Mechanical Engineering ＆ Materials Science
Harold and Kathleen Faught Professor of Mechanical Engineering
Mechanobiology, biomechanics, quantitative image analysis, interfaces and adhesion
Guy Genin studies interfaces and adhesion in nature, physiology, and engineering. His current research focuses on interfaces between tissues at the attachment of tendon to bone, between cells in cardiac fibrosis, and between protein structures at the periphery of plant and animal cells.
Guy Genin studies the mechanobiology of interfaces and adhesion in nature, physiology, and engineering. His research aims to understand and harness the role of force in living systems. Through these efforts, Genin and his group are working to advance path-breaking solutions, including engineered scaffolds for tissue repair and regeneration, improved reconstructive surgery, therapy for tissue inflammation and fibrosis, and hardier crops that require fewer resources.
Genin is a faculty member in the departments of Mechanical Engineering & Materials Science and Biomedical Engineering in the McKelvey School of Engineering and the Department of Neurosurgery in the School of Medicine. He is the McDonnell International Scholars Academy Ambassador to Xi'an Jiaotong University in China, where he serves as the Thousand Talents Plan Professor of Life Sciences. Genin co-directs the Center for Engineering MechanoBiology, a Science and Technology Center funded by the National Science Foundation and housed at Washington University and the University of Pennsylvania, with several other satellite locations. He is also chief engineer for the university's Center for Innovation in Neuroscience and Technology and is Chief Technology Officer for the St. Louis mechanobiology start-up Caelivascular, LLC.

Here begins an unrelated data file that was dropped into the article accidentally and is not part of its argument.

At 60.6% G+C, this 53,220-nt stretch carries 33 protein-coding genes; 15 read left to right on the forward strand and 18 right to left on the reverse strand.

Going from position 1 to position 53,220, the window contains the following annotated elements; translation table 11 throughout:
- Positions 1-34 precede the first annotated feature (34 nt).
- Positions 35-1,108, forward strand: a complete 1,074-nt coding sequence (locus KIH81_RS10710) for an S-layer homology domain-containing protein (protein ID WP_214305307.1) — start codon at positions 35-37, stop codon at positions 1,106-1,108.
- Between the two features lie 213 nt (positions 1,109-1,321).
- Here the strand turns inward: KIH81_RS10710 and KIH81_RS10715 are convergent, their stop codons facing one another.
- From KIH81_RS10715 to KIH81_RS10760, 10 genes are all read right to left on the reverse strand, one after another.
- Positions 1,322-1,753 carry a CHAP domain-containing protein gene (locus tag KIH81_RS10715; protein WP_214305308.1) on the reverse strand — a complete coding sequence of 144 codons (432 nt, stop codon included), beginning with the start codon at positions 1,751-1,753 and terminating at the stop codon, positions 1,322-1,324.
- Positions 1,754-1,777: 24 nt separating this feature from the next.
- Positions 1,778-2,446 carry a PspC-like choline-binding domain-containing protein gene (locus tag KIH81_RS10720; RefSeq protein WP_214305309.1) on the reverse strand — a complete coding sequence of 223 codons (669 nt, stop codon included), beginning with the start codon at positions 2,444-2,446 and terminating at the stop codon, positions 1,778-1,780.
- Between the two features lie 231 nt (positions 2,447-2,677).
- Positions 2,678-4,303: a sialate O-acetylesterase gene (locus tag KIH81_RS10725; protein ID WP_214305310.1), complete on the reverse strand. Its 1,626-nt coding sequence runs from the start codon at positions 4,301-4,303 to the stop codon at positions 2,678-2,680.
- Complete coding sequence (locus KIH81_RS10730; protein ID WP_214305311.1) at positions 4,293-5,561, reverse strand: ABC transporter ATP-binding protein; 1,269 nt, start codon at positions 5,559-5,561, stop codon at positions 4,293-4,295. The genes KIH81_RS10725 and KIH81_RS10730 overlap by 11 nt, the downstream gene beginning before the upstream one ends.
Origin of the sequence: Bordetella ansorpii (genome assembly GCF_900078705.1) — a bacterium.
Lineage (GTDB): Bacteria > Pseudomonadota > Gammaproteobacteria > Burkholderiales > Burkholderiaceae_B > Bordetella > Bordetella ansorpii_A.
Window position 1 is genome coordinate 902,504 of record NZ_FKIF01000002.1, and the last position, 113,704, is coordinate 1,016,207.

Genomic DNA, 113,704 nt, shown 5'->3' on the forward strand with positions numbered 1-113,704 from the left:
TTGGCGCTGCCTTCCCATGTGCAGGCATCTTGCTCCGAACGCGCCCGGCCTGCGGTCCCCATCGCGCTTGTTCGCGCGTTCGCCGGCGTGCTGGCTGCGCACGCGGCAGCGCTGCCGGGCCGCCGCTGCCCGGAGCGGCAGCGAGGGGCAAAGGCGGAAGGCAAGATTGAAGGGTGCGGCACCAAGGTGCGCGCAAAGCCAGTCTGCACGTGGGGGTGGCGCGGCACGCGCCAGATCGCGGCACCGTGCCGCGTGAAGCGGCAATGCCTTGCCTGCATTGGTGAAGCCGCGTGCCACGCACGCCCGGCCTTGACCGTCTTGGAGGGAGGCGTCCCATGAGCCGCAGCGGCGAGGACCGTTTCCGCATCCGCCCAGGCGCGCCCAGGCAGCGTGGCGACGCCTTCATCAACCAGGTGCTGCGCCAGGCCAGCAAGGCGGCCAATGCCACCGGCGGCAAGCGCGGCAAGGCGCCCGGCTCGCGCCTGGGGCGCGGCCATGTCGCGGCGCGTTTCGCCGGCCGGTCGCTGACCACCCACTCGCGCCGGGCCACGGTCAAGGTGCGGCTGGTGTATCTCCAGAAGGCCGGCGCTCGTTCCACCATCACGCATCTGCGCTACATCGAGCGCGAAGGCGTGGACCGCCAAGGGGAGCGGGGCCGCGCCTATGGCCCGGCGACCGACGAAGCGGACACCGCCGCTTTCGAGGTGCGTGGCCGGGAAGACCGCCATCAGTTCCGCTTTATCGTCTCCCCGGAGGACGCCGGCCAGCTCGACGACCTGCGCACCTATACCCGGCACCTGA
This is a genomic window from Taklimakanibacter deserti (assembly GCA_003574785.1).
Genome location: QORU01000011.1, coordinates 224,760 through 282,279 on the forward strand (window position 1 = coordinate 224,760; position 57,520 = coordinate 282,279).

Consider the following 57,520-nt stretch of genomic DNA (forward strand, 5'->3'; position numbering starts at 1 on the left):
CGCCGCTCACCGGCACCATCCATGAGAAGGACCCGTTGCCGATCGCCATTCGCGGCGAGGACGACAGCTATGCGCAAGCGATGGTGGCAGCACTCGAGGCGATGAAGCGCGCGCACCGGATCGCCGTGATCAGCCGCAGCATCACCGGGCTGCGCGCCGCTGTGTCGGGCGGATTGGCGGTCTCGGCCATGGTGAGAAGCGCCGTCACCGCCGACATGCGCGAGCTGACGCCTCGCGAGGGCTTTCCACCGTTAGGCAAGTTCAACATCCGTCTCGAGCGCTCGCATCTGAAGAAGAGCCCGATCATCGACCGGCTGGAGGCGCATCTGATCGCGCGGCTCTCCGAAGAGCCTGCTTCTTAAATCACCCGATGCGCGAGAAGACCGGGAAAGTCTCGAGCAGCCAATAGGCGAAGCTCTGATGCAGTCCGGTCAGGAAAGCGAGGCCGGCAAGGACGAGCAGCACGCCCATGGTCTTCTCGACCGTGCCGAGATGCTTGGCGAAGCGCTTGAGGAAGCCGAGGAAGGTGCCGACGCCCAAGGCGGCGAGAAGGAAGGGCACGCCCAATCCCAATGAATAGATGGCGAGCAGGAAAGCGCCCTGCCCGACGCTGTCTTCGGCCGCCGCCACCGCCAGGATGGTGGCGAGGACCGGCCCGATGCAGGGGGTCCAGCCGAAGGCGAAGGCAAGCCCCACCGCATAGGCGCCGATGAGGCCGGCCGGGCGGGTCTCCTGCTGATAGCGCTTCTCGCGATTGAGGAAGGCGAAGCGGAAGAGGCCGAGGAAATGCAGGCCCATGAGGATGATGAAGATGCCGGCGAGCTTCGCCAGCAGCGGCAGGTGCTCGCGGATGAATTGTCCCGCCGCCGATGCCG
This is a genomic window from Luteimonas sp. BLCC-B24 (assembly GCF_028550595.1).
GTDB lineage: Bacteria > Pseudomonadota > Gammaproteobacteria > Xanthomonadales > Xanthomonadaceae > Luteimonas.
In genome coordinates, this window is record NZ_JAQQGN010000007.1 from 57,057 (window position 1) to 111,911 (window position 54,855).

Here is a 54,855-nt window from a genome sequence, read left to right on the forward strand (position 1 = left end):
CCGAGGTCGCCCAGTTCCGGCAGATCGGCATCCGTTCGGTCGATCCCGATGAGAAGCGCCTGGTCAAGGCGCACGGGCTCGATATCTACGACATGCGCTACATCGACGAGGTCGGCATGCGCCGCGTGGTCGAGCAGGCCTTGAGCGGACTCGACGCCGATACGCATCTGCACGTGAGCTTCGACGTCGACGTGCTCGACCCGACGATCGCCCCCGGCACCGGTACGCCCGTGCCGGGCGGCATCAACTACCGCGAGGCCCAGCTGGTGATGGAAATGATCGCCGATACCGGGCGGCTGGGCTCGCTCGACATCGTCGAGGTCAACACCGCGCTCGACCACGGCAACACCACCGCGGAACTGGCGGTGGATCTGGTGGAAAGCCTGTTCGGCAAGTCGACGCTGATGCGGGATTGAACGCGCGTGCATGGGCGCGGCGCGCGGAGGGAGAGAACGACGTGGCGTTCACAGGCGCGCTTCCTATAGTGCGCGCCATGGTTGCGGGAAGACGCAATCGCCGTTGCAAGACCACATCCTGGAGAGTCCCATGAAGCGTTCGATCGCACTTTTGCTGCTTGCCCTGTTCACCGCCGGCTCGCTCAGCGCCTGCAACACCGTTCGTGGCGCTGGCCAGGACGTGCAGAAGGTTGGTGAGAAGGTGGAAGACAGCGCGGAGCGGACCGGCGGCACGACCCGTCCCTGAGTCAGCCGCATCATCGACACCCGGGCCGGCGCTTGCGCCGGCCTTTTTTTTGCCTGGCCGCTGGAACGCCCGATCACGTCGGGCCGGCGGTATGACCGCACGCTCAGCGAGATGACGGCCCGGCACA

A fellow of the American Society of Mechanical Engineers (ASME) and the American Institute for Medical and Biological Engineering, Genin has served on the editorial boards of numerous journals. He co-chairs the working group on integrated multiscale biomechanics experiment and modeling for the Interagency Modeling and Analysis Group of the National Institutes of Health (NIH).
Genin is the recipient of numerous awards for engineering design, teaching, and research, including a Research Career Award from NIH; the Skalak Medal from ASME; the Changjiang Scholar Award from the Chinese Ministry of Education; the Northcutt-Coil Professor of the Year Award from the McKelvey School of Engineering; the Founder’s Day Distinguished Faculty Award from the Washington University Alumni Association; and Professor of the Year from the Washington University Student Union.
Genin joined the Washington University faculty in 1999. He earned a bachelor’s and a master’s degree from Case Western Reserve University and a master’s degree and doctorate in applied mechanics and solid mechanics from Harvard University. He completed postdoctoral training at Cambridge and Brown universities.